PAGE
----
Click play to hear Paul Dumaine’s complete audio story
Between getting engaged and his marriage in July 1945, Paul Dumaine, an infantryman with the Fusiliers Mont-Royal, survived serious wounds on the beach in Dieppe, and three years as a prisoner of war.
I met a young woman, Joan, who I became engaged to. We didn’t want to get married because the war was going strong and I could have been hurt or killed. So we said that we would wait. On Aug. 19, 1942, I arrived in Dieppe. My fiancée had no idea where I was. The battle was poorly organized. We landed in broad daylight. We got there and the beach was ablaze. The battle was full-on. Everyone was getting killed and falling down all over the place. It was terrible.
I collapsed after an hour. My head was injured. I couldn’t walk. It was like I was paralyzed. I was bleeding. I wanted to go wash myself off in the ocean. My legs were paralyzed from the shock. I had to drag myself on my elbows to the ocean. I washed my head. There was a great big boat called a tank landing craft; a boat that carried tanks. The doors opened and the tanks came out. One of them had foundered on the beach. We used it as a shelter to hide from the Germans.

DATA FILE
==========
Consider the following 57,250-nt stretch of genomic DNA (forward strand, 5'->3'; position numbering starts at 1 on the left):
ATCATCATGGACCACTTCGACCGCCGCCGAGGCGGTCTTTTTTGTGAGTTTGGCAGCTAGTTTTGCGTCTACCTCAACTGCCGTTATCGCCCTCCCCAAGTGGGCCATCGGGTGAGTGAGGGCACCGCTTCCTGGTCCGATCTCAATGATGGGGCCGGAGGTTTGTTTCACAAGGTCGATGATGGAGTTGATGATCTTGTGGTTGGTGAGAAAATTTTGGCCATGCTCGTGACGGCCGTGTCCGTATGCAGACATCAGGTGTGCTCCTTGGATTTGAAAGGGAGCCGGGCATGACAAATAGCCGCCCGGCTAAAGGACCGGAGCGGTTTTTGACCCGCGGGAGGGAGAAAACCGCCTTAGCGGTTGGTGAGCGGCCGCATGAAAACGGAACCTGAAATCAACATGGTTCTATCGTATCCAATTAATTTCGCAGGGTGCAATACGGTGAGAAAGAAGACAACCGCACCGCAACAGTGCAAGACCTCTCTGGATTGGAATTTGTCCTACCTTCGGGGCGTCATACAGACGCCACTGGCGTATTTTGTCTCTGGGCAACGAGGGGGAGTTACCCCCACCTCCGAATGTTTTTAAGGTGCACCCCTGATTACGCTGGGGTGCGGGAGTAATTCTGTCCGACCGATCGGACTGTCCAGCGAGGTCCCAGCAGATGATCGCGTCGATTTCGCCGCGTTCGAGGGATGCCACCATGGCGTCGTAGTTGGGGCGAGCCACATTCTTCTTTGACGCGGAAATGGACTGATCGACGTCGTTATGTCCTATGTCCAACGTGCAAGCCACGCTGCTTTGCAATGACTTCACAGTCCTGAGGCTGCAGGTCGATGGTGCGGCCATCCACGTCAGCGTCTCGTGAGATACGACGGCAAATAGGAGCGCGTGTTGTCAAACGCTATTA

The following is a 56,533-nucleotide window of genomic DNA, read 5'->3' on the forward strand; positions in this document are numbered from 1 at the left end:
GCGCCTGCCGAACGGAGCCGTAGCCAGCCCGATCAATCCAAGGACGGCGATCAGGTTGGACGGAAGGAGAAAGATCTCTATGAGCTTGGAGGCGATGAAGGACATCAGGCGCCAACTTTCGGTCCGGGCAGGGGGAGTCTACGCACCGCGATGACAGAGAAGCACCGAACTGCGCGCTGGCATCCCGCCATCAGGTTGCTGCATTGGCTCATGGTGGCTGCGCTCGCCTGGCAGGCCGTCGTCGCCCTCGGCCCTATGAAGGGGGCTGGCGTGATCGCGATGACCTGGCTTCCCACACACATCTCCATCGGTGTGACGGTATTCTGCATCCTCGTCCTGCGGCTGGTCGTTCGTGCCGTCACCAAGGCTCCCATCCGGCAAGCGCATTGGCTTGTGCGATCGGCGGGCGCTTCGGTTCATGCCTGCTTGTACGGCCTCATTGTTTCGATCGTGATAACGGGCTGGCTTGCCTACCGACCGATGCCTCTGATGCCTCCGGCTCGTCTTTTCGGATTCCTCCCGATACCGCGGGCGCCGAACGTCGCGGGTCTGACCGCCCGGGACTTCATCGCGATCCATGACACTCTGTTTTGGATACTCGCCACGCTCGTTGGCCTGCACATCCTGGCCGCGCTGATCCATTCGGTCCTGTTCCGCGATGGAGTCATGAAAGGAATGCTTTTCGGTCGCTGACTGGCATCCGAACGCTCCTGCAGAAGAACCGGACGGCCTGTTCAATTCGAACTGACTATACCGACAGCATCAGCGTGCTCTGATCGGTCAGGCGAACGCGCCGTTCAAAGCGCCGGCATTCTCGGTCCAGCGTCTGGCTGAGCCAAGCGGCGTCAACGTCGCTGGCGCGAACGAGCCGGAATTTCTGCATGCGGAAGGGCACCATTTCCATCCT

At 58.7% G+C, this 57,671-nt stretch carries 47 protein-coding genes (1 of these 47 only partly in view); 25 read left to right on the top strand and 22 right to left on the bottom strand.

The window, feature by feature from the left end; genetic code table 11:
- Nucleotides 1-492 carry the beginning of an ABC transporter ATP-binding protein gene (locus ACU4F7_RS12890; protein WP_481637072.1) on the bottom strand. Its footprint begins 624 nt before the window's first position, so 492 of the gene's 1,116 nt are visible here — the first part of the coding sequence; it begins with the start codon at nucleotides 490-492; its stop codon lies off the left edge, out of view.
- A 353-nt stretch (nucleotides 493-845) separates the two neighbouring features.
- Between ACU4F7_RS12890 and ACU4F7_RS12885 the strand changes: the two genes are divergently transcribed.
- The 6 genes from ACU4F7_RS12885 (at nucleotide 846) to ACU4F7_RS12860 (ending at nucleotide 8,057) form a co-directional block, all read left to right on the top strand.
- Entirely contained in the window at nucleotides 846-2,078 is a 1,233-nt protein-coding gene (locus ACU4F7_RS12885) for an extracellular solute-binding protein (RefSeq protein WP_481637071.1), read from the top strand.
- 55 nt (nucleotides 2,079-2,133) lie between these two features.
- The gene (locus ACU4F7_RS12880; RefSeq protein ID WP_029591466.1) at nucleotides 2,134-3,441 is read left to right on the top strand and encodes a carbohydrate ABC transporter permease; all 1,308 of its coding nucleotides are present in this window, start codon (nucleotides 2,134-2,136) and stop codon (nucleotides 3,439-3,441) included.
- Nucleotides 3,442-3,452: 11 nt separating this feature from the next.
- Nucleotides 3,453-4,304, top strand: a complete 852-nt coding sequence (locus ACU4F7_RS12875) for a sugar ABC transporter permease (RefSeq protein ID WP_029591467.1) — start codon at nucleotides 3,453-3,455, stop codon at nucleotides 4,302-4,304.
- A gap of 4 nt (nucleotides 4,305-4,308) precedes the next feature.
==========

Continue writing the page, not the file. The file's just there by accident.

After three years as a prisoner of war, I was released. I was ill. When I got to England, I stayed in hospital for a month. Joan was still in the army. The colonel called her to his office and said, “Joan, I have some good news.” She thought it was news from her parents. “Your fiancé is in England, at Aldershot. I know that you would like to see him.” She said, “Yes, yes, yes.” “I am giving you a pass. Get dressed in civilian clothes and go see him.” I was lying in my bed. They said to me, “Dumaine, you have a visitor.” She was there. It had been three years. When I saw her, she was so beautiful. I took her in my arms.